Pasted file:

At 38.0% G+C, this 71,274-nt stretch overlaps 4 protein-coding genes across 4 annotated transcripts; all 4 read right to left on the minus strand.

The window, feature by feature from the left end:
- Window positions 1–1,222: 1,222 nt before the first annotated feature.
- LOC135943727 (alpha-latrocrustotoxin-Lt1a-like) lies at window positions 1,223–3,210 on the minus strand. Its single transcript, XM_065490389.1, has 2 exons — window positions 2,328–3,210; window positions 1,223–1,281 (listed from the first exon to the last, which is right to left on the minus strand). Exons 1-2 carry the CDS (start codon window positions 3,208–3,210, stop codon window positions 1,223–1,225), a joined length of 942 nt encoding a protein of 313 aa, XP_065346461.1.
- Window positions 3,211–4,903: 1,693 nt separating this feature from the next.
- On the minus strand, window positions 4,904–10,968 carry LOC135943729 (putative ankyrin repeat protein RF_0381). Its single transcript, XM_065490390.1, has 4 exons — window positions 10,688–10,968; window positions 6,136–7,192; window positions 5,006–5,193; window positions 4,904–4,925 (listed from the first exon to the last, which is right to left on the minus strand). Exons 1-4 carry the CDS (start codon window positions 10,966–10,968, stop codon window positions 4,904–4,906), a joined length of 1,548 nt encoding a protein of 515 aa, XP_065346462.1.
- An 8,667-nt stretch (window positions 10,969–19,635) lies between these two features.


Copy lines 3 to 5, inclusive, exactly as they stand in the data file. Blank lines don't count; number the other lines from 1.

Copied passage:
- Window positions 1–1,222: 1,222 nt before the first annotated feature.
- LOC135943727 (alpha-latrocrustotoxin-Lt1a-like) lies at window positions 1,223–3,210 on the minus strand. Its single transcript, XM_065490389.1, has 2 exons — window positions 2,328–3,210; window positions 1,223–1,281 (listed from the first exon to the last, which is right to left on the minus strand). Exons 1-2 carry the CDS (start codon window positions 3,208–3,210, stop codon window positions 1,223–1,225), a joined length of 942 nt encoding a protein of 313 aa, XP_065346461.1.
- Window positions 3,211–4,903: 1,693 nt separating this feature from the next.